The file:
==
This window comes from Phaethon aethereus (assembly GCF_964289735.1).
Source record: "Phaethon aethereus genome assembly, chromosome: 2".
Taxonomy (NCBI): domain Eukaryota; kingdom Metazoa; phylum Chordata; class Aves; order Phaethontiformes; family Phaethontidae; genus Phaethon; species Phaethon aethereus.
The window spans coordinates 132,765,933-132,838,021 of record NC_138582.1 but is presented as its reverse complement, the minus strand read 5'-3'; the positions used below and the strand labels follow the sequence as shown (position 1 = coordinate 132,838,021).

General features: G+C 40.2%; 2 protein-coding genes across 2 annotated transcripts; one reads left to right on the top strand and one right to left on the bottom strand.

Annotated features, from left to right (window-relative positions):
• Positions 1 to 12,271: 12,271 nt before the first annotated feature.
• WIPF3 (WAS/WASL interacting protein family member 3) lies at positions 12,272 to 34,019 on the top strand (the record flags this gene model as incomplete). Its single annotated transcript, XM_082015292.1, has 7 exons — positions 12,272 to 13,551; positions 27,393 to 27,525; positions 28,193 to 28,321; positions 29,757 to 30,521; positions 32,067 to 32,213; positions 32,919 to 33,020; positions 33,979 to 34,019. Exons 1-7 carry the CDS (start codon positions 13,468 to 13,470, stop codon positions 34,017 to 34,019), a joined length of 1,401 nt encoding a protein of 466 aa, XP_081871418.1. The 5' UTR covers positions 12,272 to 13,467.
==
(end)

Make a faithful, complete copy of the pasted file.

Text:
This window comes from Phaethon aethereus (assembly GCF_964289735.1).
Source record: "Phaethon aethereus genome assembly, chromosome: 2".
Taxonomy (NCBI): domain Eukaryota; kingdom Metazoa; phylum Chordata; class Aves; order Phaethontiformes; family Phaethontidae; genus Phaethon; species Phaethon aethereus.
The window spans coordinates 132,765,933-132,838,021 of record NC_138582.1 but is presented as its reverse complement, the minus strand read 5'-3'; the positions used below and the strand labels follow the sequence as shown (position 1 = coordinate 132,838,021).

General features: G+C 40.2%; 2 protein-coding genes across 2 annotated transcripts; one reads left to right on the top strand and one right to left on the bottom strand.

Annotated features, from left to right (window-relative positions):
• Positions 1 to 12,271: 12,271 nt before the first annotated feature.
• WIPF3 (WAS/WASL interacting protein family member 3) lies at positions 12,272 to 34,019 on the top strand (the record flags this gene model as incomplete). Its single annotated transcript, XM_082015292.1, has 7 exons — positions 12,272 to 13,551; positions 27,393 to 27,525; positions 28,193 to 28,321; positions 29,757 to 30,521; positions 32,067 to 32,213; positions 32,919 to 33,020; positions 33,979 to 34,019. Exons 1-7 carry the CDS (start codon positions 13,468 to 13,470, stop codon positions 34,017 to 34,019), a joined length of 1,401 nt encoding a protein of 466 aa, XP_081871418.1. The 5' UTR covers positions 12,272 to 13,467.